The Administration proposes to create a new permanent AFF Bonds program, which would be an optional alternative to traditional tax-exempt bonds. Like BABs, AFF Bonds would be conventional taxable bonds issued by State and local governments in which the Federal government makes direct payments to State and local governmental issuers in a subsidy amount equal to 28 percent of the coupon interest on the bonds. The 28-percent subsidy rate is approximately revenue neutral in comparison to the Federal revenue cost from traditional tax-exempt bonds.
The Administration proposes to include as an eligible use for America Fast Forward Bonds issuance for the types of projects and programs that can be financed with qualified PABs, subject to applicable State bond volume caps for the PABs category.
Reformed Project Limitations for Qualified Private Activity Bonds: The Administration proposes modifying certain restrictions in the qualified PABs program, in order to encourage greater take-up and infrastructure construction:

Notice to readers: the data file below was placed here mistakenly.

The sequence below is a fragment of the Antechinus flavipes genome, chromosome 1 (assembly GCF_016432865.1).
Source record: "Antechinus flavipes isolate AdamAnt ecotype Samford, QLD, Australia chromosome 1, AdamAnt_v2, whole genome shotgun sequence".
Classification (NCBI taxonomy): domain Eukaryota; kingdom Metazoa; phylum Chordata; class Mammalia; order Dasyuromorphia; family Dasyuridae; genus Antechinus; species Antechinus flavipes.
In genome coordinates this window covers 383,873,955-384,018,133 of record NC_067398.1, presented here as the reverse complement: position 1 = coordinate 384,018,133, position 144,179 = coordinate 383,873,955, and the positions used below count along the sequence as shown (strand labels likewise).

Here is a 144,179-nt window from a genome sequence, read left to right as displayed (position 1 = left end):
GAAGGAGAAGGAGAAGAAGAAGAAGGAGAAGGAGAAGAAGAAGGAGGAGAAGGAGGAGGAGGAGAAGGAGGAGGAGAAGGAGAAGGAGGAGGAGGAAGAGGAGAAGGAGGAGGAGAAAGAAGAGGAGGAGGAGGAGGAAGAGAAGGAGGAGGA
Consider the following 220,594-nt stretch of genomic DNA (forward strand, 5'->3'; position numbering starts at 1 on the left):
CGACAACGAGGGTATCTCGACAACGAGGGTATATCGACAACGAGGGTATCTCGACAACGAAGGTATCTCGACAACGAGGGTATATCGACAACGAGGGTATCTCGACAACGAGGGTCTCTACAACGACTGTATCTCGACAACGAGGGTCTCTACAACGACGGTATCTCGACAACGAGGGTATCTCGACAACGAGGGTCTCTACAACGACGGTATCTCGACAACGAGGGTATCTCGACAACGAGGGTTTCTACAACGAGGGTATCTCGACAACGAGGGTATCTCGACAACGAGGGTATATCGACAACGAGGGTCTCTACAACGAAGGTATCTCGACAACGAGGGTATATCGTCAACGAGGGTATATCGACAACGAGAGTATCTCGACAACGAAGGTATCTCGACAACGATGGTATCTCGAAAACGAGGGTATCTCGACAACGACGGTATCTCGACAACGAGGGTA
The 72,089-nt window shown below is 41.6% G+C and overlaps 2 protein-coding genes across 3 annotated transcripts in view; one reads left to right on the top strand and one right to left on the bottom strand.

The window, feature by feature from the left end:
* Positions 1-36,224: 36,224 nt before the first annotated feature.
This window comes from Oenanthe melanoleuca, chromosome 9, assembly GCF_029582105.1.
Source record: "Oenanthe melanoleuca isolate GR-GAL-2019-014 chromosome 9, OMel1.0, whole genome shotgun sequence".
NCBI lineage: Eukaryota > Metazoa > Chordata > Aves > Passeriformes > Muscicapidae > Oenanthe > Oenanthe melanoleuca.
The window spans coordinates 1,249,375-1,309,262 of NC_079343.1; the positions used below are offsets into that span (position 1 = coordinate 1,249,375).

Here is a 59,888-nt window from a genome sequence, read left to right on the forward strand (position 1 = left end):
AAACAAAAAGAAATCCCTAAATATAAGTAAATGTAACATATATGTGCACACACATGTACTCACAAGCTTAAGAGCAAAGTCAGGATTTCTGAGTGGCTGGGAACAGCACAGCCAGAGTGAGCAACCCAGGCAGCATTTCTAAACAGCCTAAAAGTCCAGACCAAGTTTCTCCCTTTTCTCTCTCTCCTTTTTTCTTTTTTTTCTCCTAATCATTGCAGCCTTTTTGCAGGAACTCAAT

Increase the national limitation for qualified highway or surface freight transfer facility bonds to $19 billion from $15 billion.
Eliminate the volume cap for qualified PABs issued for water infrastructure, in an effort to help address what the EPA has estimated is a roughly $600 billion need for capital investment in wastewater and stormwater as well as drinking water infrastructure over the next 20 years.
Increase from 25 percent to 35 percent the limitation on the use of proceeds for land acquisition, in order to enable greater PABs usage in areas with high land costs.
Permit private ownership of qualified PAB-supported airports, docks and wharves, and mass commuting facilities, putting these infrastructure categories on an equal footing under the qualified PABs program with other infrastructure types.